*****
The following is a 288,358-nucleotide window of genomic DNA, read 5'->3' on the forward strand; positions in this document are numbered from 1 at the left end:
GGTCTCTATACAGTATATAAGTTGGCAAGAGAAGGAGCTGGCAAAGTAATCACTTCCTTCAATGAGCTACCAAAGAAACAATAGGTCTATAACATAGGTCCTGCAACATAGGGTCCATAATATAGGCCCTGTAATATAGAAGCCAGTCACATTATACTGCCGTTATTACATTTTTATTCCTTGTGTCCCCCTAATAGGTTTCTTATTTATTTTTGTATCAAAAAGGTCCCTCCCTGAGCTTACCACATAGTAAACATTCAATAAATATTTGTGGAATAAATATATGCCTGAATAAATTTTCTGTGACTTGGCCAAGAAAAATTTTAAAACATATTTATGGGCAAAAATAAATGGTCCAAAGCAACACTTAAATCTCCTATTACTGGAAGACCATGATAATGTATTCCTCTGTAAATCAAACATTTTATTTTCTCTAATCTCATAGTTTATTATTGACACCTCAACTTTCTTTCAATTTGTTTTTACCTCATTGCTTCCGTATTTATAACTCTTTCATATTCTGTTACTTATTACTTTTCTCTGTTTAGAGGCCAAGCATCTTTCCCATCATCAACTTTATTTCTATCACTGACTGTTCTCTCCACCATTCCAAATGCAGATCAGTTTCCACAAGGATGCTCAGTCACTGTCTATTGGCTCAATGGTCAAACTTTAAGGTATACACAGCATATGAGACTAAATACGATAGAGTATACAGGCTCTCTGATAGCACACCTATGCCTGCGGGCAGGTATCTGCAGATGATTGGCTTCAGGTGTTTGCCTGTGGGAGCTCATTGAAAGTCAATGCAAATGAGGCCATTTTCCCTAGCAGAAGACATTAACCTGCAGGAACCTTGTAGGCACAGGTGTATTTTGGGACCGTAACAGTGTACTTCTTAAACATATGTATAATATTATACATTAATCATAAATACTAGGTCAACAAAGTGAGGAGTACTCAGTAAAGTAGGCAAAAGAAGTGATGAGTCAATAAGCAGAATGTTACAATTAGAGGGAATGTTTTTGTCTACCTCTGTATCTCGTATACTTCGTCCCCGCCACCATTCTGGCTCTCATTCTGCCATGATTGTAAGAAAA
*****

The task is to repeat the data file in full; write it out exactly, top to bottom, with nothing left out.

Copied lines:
The following is a 288,358-nucleotide window of genomic DNA, read 5'->3' on the forward strand; positions in this document are numbered from 1 at the left end:
GGTCTCTATACAGTATATAAGTTGGCAAGAGAAGGAGCTGGCAAAGTAATCACTTCCTTCAATGAGCTACCAAAGAAACAATAGGTCTATAACATAGGTCCTGCAACATAGGGTCCATAATATAGGCCCTGTAATATAGAAGCCAGTCACATTATACTGCCGTTATTACATTTTTATTCCTTGTGTCCCCCTAATAGGTTTCTTATTTATTTTTGTATCAAAAAGGTCCCTCCCTGAGCTTACCACATAGTAAACATTCAATAAATATTTGTGGAATAAATATATGCCTGAATAAATTTTCTGTGACTTGGCCAAGAAAAATTTTAAAACATATTTATGGGCAAAAATAAATGGTCCAAAGCAACACTTAAATCTCCTATTACTGGAAGACCATGATAATGTATTCCTCTGTAAATCAAACATTTTATTTTCTCTAATCTCATAGTTTATTATTGACACCTCAACTTTCTTTCAATTTGTTTTTACCTCATTGCTTCCGTATTTATAACTCTTTCATATTCTGTTACTTATTACTTTTCTCTGTTTAGAGGCCAAGCATCTTTCCCATCATCAACTTTATTTCTATCACTGACTGTTCTCTCCACCATTCCAAATGCAGATCAGTTTCCACAAGGATGCTCAGTCACTGTCTATTGGCTCAATGGTCAAACTTTAAGGTATACACAGCATATGAGACTAAATACGATAGAGTATACAGGCTCTCTGATAGCACACCTATGCCTGCGGGCAGGTATCTGCAGATGATTGGCTTCAGGTGTTTGCCTGTGGGAGCTCATTGAAAGTCAATGCAAATGAGGCCATTTTCCCTAGCAGAAGACATTAACCTGCAGGAACCTTGTAGGCACAGGTGTATTTTGGGACCGTAACAGTGTACTTCTTAAACATATGTATAATATTATACATTAATCATAAATACTAGGTCAACAAAGTGAGGAGTACTCAGTAAAGTAGGCAAAAGAAGTGATGAGTCAATAAGCAGAATGTTACAATTAGAGGGAATGTTTTTGTCTACCTCTGTATCTCGTATACTTCGTCCCCGCCACCATTCTGGCTCTCATTCTGCCATGATTGTAAGAAAA